State's LGBTQ Stance May Quash Hopes for Amazon HQ
At least according to company shareholder William S. Smith
Amazon shareholder William S. Smith has asked the company's board of directors to consider locating its second headquarters in a state with comprehensive LGBTQ protections. In a letter circulated to other shareholders on Tuesday, May 29, Smith wrote that selecting a state where queer folks face legal discrimination would be "tantamount to condoning discrimination."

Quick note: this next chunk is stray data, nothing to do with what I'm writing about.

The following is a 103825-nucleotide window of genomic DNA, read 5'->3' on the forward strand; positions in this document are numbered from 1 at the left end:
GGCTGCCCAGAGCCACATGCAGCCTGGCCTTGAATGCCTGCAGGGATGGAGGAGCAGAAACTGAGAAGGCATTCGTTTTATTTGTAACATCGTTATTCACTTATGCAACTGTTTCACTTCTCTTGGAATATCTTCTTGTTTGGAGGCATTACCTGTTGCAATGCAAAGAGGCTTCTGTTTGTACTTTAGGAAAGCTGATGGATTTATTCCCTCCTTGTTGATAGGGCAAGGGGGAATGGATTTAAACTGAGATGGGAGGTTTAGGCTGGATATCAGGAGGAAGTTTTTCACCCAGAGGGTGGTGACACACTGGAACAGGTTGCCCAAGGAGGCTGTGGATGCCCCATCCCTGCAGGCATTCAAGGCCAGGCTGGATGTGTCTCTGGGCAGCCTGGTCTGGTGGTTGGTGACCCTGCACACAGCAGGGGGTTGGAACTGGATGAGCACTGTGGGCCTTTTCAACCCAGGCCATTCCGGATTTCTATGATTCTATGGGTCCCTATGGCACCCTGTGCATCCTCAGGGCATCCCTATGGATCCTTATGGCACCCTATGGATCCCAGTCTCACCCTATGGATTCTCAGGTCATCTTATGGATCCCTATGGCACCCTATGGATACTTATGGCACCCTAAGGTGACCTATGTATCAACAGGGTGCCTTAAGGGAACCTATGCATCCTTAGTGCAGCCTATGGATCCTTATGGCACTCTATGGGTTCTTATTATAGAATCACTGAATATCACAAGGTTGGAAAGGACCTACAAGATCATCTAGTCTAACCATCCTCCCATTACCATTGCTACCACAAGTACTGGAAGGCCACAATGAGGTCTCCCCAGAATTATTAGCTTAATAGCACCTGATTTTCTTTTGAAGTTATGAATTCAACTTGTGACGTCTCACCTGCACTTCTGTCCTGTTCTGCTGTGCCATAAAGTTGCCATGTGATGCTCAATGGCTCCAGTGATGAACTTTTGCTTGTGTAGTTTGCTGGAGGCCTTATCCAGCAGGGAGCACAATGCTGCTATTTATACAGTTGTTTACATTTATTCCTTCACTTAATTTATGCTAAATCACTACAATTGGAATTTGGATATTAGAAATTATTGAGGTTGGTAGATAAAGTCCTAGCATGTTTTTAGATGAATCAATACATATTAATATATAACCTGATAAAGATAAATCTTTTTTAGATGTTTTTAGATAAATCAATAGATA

Should Amazon heed Smith's call, Austin would be nixed from the list. Despite its standing as a queer-friendly city, the state of Texas is well-known to have anti-LGBTQ laws on its books. Just last year, the state Legislature passed a religious freedom bill allowing foster care providers the right to deny queer people (as well as single folks and non-Christians) fostering and adoption rights. And it's still legal here to discriminate based on a person's sexual orientation, gender identity, or expression. Smith's letter echoes the No Gay? No Way! campaign, which spotlighted the nine states on Amazon's HQ2 finalist list that don't currently offer protections for members of the LGBTQ community. Smith believes that choosing such a location would "hurt employee recruitment, lower LGBTQ retention rates, diminish Amazon's ability to attract the most creative and innovative workforce, and pose significant risk to Amazon's market value."